Thursday, November 11, 2010

Lest we Forget

I remember each year pausing for a minutes silence at school on Remembrance Day at 11am (the 11th hour of the 11th day of the 11th month).  Whatever class we were in the sound system would get our attention and we would stop what we were doing and (if we were well behaved children) be quiet to remember the Armistice at the end of WWI

Well, strictly speaking our timing was off because the Armistice was signed at 11am in UK time, which would make it um... a whole 'nother time in Aussieland.

Our teachers always stressed the silence was supposed to reflect the silence of the battlefields as the guns were silenced.

I remember imagining soldiers firing right up until the last minute, and all stopping as the clock struck the hour – and in that silence facing the horrible and full realisation of all that the war had cost.

Now I live in America, where November 11 is Veterans Day, rather than Remembrance Day.  In America this day is more of a celebration than a solemn remembrance. This was really confronting to me for the first few years, until I worked out that we also have our version of Veterans Day  - in April… we call it ANZAC day (my American readers will have to wait in anticipation for April next year to learn about that – or go to google).

But whichever mindset you bring to November 11  - whether this day is for sad reflection or proud recognition - to point is to not forget. 

Because a senseless waste of life is made all the more pointless if we don’t attempt to learn from our mistakes and do better.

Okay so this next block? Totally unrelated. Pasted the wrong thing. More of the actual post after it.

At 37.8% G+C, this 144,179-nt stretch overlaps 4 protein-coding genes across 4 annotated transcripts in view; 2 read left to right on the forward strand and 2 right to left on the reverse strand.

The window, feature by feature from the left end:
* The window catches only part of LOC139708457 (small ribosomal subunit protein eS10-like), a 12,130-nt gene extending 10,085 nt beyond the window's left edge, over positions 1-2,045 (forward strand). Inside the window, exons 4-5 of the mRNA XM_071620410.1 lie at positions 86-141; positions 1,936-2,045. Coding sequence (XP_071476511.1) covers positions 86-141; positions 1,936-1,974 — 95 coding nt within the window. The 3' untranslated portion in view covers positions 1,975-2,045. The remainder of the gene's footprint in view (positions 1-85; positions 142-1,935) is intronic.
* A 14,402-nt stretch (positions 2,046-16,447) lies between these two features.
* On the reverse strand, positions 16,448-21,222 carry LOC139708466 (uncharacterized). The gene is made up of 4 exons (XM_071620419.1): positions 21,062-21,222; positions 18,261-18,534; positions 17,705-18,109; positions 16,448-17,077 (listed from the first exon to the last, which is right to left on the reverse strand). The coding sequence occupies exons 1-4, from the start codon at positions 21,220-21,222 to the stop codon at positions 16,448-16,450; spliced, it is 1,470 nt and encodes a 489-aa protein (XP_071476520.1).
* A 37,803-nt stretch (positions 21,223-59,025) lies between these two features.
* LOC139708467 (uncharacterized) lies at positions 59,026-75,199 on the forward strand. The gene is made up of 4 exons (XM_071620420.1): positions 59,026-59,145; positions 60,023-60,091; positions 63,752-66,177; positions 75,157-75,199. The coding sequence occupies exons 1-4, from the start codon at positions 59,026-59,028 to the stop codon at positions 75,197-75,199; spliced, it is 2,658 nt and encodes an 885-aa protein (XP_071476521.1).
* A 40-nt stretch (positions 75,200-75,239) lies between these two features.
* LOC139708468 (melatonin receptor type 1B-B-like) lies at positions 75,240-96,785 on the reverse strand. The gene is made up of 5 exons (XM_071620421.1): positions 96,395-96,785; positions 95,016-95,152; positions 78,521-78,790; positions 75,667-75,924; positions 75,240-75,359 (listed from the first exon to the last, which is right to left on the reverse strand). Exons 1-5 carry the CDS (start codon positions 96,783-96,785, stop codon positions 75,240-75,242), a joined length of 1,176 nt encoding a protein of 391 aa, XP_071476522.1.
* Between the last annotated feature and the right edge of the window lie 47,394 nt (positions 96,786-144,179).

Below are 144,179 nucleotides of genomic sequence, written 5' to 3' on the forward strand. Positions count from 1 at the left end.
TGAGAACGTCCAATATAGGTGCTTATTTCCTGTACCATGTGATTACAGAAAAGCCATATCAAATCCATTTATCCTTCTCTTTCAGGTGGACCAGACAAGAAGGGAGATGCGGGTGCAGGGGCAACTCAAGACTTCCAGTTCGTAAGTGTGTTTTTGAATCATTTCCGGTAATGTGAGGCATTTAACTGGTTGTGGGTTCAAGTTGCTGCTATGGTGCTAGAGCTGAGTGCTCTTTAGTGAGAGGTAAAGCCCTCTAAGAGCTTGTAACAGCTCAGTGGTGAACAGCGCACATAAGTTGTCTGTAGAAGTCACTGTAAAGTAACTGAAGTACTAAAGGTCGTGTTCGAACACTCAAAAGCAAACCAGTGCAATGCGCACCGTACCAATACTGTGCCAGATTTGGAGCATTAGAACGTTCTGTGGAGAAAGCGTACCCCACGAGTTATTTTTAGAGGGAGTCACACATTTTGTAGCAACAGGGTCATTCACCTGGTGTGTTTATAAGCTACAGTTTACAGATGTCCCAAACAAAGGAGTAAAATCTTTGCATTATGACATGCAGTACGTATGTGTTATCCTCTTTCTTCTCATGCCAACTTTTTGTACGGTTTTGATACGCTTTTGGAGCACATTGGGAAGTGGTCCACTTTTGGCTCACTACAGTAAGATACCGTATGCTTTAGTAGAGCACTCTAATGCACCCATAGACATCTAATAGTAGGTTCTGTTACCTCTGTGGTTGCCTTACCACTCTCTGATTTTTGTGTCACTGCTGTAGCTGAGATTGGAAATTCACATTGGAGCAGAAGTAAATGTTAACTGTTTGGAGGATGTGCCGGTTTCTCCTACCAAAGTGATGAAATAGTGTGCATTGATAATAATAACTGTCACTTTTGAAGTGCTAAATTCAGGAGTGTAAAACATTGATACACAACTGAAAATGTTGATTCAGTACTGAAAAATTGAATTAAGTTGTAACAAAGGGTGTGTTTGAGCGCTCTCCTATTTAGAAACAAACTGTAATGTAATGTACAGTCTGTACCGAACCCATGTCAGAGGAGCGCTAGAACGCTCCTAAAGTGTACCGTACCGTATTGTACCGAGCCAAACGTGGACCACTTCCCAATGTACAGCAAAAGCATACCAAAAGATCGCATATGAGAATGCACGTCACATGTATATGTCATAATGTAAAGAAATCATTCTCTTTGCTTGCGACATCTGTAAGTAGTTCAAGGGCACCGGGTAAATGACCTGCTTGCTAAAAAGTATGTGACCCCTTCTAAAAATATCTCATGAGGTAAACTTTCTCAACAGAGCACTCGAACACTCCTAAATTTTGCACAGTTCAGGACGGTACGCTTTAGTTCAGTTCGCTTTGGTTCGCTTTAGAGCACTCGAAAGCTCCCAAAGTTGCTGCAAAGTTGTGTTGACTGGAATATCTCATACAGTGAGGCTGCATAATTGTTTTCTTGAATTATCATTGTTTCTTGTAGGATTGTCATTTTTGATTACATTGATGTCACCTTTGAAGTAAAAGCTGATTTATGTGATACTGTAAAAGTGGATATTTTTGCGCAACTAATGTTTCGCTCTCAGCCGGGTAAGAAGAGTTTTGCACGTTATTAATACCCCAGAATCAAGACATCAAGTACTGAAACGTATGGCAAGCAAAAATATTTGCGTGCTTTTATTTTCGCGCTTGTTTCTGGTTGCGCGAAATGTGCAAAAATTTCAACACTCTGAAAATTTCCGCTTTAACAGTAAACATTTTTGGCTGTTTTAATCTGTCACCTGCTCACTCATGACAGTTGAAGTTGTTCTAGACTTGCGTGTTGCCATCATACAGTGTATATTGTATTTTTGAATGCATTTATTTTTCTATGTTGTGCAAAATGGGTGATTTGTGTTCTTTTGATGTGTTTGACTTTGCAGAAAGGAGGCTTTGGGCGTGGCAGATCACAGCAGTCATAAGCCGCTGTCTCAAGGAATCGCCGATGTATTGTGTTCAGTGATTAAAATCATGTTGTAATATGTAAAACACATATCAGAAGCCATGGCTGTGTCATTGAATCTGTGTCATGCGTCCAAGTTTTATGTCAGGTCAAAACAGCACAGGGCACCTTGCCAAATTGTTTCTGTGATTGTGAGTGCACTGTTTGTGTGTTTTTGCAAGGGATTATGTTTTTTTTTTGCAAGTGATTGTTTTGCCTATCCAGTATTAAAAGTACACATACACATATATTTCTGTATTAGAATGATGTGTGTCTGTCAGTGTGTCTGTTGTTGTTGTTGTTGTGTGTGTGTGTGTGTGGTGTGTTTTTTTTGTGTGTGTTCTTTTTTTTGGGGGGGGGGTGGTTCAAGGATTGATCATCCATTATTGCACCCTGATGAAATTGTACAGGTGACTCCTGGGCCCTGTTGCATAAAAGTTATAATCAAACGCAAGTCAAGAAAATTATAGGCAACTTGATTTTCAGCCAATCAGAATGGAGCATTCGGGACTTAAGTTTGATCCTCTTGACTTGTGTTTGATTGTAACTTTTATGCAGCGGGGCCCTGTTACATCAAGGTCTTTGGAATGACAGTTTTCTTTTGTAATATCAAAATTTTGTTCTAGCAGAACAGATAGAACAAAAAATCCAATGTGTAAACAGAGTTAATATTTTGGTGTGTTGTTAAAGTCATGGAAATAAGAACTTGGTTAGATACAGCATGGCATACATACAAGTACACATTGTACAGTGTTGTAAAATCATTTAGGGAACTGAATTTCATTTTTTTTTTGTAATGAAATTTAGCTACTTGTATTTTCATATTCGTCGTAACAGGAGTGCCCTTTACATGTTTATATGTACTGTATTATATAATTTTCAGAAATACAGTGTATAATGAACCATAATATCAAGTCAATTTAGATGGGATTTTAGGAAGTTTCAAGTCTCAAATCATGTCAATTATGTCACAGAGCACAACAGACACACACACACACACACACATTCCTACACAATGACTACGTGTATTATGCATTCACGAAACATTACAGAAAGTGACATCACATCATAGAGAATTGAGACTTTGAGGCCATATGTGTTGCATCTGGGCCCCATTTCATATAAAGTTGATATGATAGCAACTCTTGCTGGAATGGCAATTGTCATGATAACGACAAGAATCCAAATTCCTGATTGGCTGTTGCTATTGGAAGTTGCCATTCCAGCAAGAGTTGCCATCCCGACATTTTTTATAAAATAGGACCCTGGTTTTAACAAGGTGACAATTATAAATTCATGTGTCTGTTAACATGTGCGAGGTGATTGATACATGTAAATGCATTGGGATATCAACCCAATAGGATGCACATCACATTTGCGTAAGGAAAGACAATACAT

Because for a soldier to sacrifice home, comfort, safety, family and/or life and then to be overlooked and ignored is obscene.



He sat in a wheeled chair, waiting for dark,
And shivered in his ghastly suit of grey,
Legless, sewn short at elbow.  Through the park
Voices of boys rang saddening like a hymn,
Voices of play and pleasure after day,
Till gathering sleep had mothered them from him.

About this time Town used to swing so gay
When glow-lamps budded in the light-blue trees
And girls glanced lovelier as the air grew dim,
-- In the old times, before he threw away his knees.
Now he will never feel again how slim
Girls' waists are, or how warm their subtle hands,
All of them touch him like some queer disease.

There was an artist silly for his face,
For it was younger than his youth, last year.
Now he is old; his back will never brace;
He's lost his colour very far from here,
Poured it down shell-holes till the veins ran dry,
And half his lifetime lapsed in the hot race,
And leap of purple spurted from his thigh.
One time he liked a bloodsmear down his leg,
After the matches carried shoulder-high.
It was after football, when he'd drunk a peg,
He thought he'd better join.  He wonders why . . .
Someone had said he'd look a god in kilts.

That's why; and maybe, too, to please his Meg,
Aye, that was it, to please the giddy jilts,
He asked to join.  He didn't have to beg;
Smiling they wrote his lie; aged nineteen years.
Germans he scarcely thought of; and no fears
Of Fear came yet.  He thought of jewelled hilts
For daggers in plaid socks; of smart salutes;
And care of arms; and leave; and pay arrears;
Esprit de corps; and hints for young recruits.
And soon, he was drafted out with drums and cheers.

Some cheered him home, but not as crowds cheer Goal.
Only a solemn man who brought him fruits
Thanked him; and then inquired about his soul.
Now, he will spend a few sick years in Institutes,
And do what things the rules consider wise,
And take whatever pity they may dole.
To-night he noticed how the women's eyes
Passed from him to the strong men that were whole.
How cold and late it is!  Why don't they come
And put him into bed?  Why don't they come?

Wilfred Owen 1917

Monday, October 25, 2010

Dear Chewing, I miss you.

There are three things that currently are making chewing unpleasant enough as to be avoided where possible.

1 – It hurts.

2 – My front teeth don’t actually meet each other, making it necessary to use the back teeth, but…

3 – My back teeth are perilously close to some healing wounds, and also are entangled with annoying lengths of stitches.